Michael Schumacher is suffering with life-threatening head injuries because of “extreme bad luck”. Following the second surgery doctors says that now showing signs of improvement,
Specialists said they had been “surprised” by Schumacher’s recent recovery, he still in a coma. His condition has stabilised after a “really big” internal bleed was drained, easing the pressure on his brain.
The seven-time world champion was travelling at up to 50mph when he hit a rock hidden under the snow at Meribel in the French Alps on Sunday. He was catapulted into the air, landing head-first on another rock.
Also the media reported that he hit his head so hard that his ski helmet “broke in two”.
Prof Jean-Francois Payen, chief anaesthetist at the hospital in Grenoble where Schumacher is being treated, said a scan taken on Tuesday morning showed “a few signs that the situation is better controlled than yesterday, we can’t say that he’s out of danger but we have gained time.”
Schumacher had surgery to remove a haematoma (a pocket of blood) from the outside of his brain on Sunday. A scan on Monday showed that another haematoma inside his brain had “unexpectedly” reduced in size.
This meant that surgeons could carry out a two-hour operation that night to drain the second blood clot and further reduce the pressure on the brain. Prof Payen said the 44-year-old German’s condition had “slightly improved” and was “relatively stable”. He added: “The more hours he spends in a stable situation, the better it is.”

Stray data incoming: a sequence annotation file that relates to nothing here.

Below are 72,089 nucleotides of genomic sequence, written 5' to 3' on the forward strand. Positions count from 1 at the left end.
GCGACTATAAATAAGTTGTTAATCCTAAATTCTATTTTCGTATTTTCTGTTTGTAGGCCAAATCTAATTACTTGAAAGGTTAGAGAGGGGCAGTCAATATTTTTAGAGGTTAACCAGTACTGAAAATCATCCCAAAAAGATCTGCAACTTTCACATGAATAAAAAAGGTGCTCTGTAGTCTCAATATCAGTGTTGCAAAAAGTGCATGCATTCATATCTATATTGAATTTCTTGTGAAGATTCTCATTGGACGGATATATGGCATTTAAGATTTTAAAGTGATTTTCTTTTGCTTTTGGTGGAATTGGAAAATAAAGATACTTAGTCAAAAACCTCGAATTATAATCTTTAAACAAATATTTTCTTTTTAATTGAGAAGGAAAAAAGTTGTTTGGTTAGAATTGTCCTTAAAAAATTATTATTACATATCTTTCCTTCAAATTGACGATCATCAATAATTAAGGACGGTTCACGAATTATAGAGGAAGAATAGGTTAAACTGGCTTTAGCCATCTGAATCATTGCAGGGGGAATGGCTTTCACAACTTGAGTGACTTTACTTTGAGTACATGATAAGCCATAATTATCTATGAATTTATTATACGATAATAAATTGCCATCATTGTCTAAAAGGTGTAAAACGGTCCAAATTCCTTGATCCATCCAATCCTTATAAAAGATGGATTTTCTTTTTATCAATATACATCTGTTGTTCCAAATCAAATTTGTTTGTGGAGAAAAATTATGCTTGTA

Prof Emmanuel Gay, another of the specialists treating the seven-times Formula 1 champion, said: “Dangers are still there. We cannot say that we have won because there are still some highs and some lows, but it’s better than yesterday. He is still in a very critical condition – this has not changed. And we still cannot tell how he will be, which state he will be in when he does wake up.
“We cannot speculate on the future because once again it would be too early to do so. There are still many haematomas in the brain, with little bits everywhere. That is what makes the situation critical and it needs to be looked at hour by hour, day by day. We won’t be able to evacuate the other haematomas at the moment because they are not accessible. They are not as big as the one we removed yesterday.”